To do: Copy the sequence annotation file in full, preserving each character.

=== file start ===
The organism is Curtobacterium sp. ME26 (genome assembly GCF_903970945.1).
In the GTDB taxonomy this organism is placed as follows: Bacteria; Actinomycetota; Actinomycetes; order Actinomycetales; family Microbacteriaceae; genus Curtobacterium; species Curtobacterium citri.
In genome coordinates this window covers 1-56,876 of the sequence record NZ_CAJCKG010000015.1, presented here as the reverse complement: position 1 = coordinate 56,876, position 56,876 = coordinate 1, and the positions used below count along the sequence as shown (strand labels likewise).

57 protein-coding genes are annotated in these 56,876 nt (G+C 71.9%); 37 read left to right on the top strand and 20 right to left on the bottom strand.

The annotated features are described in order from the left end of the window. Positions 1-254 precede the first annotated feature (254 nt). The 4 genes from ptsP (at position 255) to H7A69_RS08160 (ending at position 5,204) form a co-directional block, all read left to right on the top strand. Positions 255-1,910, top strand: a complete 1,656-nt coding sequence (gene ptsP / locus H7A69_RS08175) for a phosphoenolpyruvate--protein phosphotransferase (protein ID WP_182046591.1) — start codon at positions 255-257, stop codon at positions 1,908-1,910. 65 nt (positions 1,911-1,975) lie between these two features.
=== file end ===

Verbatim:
The organism is Curtobacterium sp. ME26 (genome assembly GCF_903970945.1).
In the GTDB taxonomy this organism is placed as follows: Bacteria; Actinomycetota; Actinomycetes; order Actinomycetales; family Microbacteriaceae; genus Curtobacterium; species Curtobacterium citri.
In genome coordinates this window covers 1-56,876 of the sequence record NZ_CAJCKG010000015.1, presented here as the reverse complement: position 1 = coordinate 56,876, position 56,876 = coordinate 1, and the positions used below count along the sequence as shown (strand labels likewise).

57 protein-coding genes are annotated in these 56,876 nt (G+C 71.9%); 37 read left to right on the top strand and 20 right to left on the bottom strand.

The annotated features are described in order from the left end of the window. Positions 1-254 precede the first annotated feature (254 nt). The 4 genes from ptsP (at position 255) to H7A69_RS08160 (ending at position 5,204) form a co-directional block, all read left to right on the top strand. Positions 255-1,910, top strand: a complete 1,656-nt coding sequence (gene ptsP / locus H7A69_RS08175) for a phosphoenolpyruvate--protein phosphotransferase (protein ID WP_182046591.1) — start codon at positions 255-257, stop codon at positions 1,908-1,910. 65 nt (positions 1,911-1,975) lie between these two features.